Copying Courage — Learning to Walk Like a Man

Originally published by The Guy Code on August 6, 2000.

In “Captains Courageous,” Rudyard Kipling tells the story of a spoiled rich boy whose life is saved – not because he falls off a boat and doesn’t drown, but because the Gloucester fishing boat that picks him up also makes him a man.

When I was a semi-spoiled middle-class boy growing up in Schenectady, N.Y., my father wanted me to read this story. I think he figured it was the next best thing to having me fall into the hands of gruff fishermen. At that age – 12 to 16 – I tended to “talk back” a lot to authority figures with whom I disagreed, such as my dad. This did not please him; he also considered sending me to military school.

Given the two choices – read an adventure novel or go to military school – you might think I would crack the book. Sadly, I was as stubborn then as I am now. At the age of 12 or so I agreed to take a look at it. However, when, about four pages in, our hero turned green as the result of some strong tobacco, and fell overboard, the description seemed a little too vivid. The book had done for me what the tobacco had done for young Harvey. So I put it down, and never picked it up again.

Until a few days ago, that is. While visiting my mom’s house, I was hunting for reading material on the way to the can. Squirreled away among her Christian literature and vegetarian tomes I found an old paperback copy of “Captains Courageous.” Soon I had moved through the passage that had stopped me before, and – by now, well off the can – had started to see why my father had liked it.

Come September, I will have lived for more days without a father than I lived with one. I’m late to reach that odd milestone; my younger sisters and brother reached their own such points years ago. My brother was only 11 when he lost his dad, which means that for him, “Captains Courageous” means nothing at all, while for me, it means something complicated. At 32, I’m still looking to see what manhood was for my father, and therefore what it ought to be for me.

Working on the fishing boat gave the formerly spoiled Harvey a sense that he belonged – a sense he had obtained nowhere else. His labor was needed there, and his improvements were noted. An only child, he had previously spent most of his life with his mother, an indulgent, anxious woman who suffered agonies of worry whenever her son so much as got his feet wet, and traveled from place to place in an effort to calm her nerves. His father stayed behind, too busy enlarging his piles of money to spend time with the boy.

For years Harvey had laughed at his mother’s excessive concern, but laughing at her had not made him a man. Although he didn’t know it, what he really needed was the approval of other men. And only hard work and skill could earn their respect.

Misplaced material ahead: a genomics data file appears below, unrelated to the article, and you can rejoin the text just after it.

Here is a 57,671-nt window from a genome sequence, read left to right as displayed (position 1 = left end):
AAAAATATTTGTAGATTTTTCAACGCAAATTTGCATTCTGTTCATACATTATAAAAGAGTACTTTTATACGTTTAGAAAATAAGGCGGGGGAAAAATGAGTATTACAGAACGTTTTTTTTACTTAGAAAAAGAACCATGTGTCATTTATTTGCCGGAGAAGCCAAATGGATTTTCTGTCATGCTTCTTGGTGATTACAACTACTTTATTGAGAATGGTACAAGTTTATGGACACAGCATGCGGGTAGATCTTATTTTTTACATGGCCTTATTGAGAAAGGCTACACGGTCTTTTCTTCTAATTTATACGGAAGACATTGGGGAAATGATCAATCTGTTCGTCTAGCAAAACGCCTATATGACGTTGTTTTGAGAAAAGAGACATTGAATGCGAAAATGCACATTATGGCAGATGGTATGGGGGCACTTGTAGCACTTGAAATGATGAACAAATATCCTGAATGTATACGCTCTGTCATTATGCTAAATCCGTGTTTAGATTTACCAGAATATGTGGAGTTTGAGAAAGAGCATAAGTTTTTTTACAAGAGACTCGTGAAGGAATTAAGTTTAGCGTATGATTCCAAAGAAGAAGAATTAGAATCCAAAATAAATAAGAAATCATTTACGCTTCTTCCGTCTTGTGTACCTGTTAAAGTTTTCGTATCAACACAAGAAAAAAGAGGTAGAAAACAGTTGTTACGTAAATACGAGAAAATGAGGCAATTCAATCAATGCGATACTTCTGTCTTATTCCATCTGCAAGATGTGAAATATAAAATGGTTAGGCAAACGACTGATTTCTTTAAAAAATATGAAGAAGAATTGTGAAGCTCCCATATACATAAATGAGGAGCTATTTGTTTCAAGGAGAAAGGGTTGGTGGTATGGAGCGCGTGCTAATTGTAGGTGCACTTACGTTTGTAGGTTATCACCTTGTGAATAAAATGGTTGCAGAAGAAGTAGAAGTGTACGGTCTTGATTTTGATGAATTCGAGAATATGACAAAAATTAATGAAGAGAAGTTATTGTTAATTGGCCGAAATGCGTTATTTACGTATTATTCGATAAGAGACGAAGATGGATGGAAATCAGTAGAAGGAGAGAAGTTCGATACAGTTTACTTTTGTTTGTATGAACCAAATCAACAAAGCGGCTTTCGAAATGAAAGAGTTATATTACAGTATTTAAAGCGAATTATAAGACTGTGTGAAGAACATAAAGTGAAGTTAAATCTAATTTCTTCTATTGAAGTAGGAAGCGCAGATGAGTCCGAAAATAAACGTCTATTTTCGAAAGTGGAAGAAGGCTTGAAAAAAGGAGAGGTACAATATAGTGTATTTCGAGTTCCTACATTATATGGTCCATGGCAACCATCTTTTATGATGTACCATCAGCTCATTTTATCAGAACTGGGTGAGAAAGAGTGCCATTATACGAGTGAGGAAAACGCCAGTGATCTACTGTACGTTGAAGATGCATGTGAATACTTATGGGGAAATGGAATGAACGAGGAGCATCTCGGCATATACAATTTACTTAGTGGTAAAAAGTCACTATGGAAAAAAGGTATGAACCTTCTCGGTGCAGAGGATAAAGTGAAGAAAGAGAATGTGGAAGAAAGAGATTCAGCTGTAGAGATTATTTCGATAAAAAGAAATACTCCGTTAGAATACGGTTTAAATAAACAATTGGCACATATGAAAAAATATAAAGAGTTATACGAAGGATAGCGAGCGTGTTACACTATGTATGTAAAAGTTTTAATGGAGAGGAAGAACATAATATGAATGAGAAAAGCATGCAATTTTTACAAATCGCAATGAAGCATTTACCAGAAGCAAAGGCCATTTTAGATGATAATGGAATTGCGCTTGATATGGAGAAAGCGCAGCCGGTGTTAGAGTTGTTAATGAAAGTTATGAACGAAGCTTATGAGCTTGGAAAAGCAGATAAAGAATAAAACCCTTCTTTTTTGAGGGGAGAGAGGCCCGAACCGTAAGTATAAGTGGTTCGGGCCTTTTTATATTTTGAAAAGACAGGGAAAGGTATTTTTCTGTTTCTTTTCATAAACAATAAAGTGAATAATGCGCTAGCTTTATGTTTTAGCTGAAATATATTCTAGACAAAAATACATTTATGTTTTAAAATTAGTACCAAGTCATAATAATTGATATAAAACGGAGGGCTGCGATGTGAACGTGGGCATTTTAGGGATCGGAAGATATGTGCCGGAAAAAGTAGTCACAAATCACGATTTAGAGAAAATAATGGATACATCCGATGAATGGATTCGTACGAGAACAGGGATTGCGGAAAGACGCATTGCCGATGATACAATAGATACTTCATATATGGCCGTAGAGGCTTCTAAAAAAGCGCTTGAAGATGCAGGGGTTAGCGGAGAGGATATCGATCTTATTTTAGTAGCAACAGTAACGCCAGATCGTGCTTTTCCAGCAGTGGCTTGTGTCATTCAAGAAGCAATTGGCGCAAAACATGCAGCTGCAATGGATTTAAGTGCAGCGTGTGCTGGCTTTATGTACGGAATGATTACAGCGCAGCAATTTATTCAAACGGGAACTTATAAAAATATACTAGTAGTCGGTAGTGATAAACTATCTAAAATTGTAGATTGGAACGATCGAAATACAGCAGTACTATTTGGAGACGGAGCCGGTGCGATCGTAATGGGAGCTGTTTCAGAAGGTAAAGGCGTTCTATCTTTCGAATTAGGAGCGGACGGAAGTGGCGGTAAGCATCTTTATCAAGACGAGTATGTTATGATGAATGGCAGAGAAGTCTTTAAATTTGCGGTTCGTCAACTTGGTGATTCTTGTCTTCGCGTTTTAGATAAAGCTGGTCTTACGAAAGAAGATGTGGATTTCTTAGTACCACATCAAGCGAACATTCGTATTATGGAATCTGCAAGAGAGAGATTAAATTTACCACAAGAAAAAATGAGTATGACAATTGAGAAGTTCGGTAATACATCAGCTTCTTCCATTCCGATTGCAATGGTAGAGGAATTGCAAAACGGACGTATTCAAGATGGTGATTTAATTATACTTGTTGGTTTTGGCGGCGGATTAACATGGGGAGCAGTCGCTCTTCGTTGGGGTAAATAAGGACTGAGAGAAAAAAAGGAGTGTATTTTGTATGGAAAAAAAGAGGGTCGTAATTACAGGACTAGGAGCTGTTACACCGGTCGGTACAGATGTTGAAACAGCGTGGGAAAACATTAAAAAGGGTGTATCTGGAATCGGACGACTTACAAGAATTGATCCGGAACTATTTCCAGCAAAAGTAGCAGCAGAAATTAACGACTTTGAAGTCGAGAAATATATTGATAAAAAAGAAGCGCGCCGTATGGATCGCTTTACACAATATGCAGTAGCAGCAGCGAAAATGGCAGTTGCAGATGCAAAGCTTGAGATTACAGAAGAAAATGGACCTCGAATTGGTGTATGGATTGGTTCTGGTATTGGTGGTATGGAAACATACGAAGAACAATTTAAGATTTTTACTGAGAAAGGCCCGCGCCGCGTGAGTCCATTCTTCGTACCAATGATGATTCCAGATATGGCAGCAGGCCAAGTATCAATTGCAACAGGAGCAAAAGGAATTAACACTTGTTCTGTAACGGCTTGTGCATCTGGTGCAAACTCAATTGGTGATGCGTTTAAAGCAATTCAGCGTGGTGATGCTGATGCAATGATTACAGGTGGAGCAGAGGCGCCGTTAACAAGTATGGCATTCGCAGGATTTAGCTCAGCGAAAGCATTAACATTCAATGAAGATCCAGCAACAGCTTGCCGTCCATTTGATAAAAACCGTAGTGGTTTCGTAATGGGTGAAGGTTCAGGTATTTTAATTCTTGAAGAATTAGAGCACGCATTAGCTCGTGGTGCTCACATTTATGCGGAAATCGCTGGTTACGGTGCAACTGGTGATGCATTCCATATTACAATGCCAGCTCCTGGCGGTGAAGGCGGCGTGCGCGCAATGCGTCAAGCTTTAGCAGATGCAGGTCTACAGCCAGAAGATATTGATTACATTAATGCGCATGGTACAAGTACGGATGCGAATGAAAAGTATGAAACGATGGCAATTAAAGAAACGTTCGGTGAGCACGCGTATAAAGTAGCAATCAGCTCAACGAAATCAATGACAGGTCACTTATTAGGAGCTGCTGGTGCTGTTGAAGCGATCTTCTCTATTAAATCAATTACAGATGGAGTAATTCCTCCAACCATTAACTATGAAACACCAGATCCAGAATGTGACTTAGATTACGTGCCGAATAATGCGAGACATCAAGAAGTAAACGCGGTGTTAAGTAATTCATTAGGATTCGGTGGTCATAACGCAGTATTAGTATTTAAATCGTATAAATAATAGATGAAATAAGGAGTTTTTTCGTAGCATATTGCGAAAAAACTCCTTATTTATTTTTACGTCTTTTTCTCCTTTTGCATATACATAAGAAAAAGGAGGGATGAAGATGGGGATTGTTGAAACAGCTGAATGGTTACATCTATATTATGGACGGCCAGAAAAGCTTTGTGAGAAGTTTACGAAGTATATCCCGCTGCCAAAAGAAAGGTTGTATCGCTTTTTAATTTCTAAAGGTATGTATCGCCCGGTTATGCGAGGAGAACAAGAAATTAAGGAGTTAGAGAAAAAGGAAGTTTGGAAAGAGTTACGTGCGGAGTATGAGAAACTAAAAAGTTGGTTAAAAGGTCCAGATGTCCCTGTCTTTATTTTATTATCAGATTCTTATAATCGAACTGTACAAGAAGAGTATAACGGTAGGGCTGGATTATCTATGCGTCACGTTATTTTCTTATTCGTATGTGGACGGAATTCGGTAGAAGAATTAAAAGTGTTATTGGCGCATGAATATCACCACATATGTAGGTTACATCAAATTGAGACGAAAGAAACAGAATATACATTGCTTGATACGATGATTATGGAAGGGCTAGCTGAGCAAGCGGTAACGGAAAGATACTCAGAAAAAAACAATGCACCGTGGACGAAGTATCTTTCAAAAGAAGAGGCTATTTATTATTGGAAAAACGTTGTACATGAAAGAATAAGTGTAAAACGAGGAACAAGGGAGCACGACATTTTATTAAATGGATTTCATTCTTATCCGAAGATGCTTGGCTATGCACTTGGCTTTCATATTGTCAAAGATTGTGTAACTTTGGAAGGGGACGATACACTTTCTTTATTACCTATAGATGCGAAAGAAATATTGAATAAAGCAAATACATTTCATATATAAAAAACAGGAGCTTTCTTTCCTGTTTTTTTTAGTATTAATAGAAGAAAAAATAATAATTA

Studying manhood

Here he is, after more than a month at sea:

Boylike, Harvey imitated all the men by turns, till he had combined Disko’s peculiar stoop at the wheel, Long Jack’s swinging overhand when the lines were hauled, Manuel’s round-shouldered but effective stroke in a dory, and Tom Platt’s generous “Ohio” stride across the deck.

” ’T is beautiful to see how he takes to ut,” said Long Jack, when Harvey was looking out by the windlass one thick noon. “I’ll lay my wage an’ share ‘t is more ‘n half play-actin’ to him, an’ he consates himself he’s a bowld mariner. Watch his little bit av a back now!”

“That’s the way we all begin,” said Tom Platt. “The boys they make believe all the time till they’ve cheated ‘emselves into bein’ men, an’ so till they die – pretendin’ an’ pretendin’.”

What a scene. We can smile at the way the rich boy has learned to imitate the men who are truly effective in his new world. Our smiles may widen when Long Jack the Irishman notes that after a few weeks at sea, Harvey already fancies himself a bold sailor.

But Kipling also wanted the male reader to smile at himself. The old reporter recognized your own predicament. Without meeting you, he knew that you had learned to follow the stances and expressions of your elders, who had picked them up from elders now gone.

Tom Platt is a comic figure in the book, constantly seeking to impress his shipmates with tales of his days on the “Ohio,” a warship he had served on years ago. As you read the book, you learn to tune out Platt’s speeches just as his mates do.

That’s why Platt’s wisdom here catches you off-guard: “The boys they make believe all the time till they’ve cheated ’emselves into bein’ men, an’ so till they die – pretendin’ an’ pretendin’.”

Was my dad always a man?

I saw my dad as a man who had always been a man. I had no idea what he had to go through to reach that point. Still don’t, really.

Part of being young is failing to appreciate that your elders, too, are faking it. As you get older, you start to see the cracks in their facades. Sometimes you may even hate them for their “phoniness.”

But you keep getting older; life teaches you about aging, whether you want to learn or not. By and by, you catch yourself pretending, too. And as you forgive yourself, so, one hopes, you forgive those who pretended before you.

On a ship, there are sing-alongs, and the food tastes good after a hard day’s work. Most of us lack those consolations, as we lack the feel of the salt air and the wiry frames we’d need to climb rigging day in and day out.

But we know what Harvey felt, as he swaggered around with stances copied from the older sailors. And we know what Tom Platt felt, too.

It turns out pretending’s not so bad, after all. It’s the only way up from being a boy.

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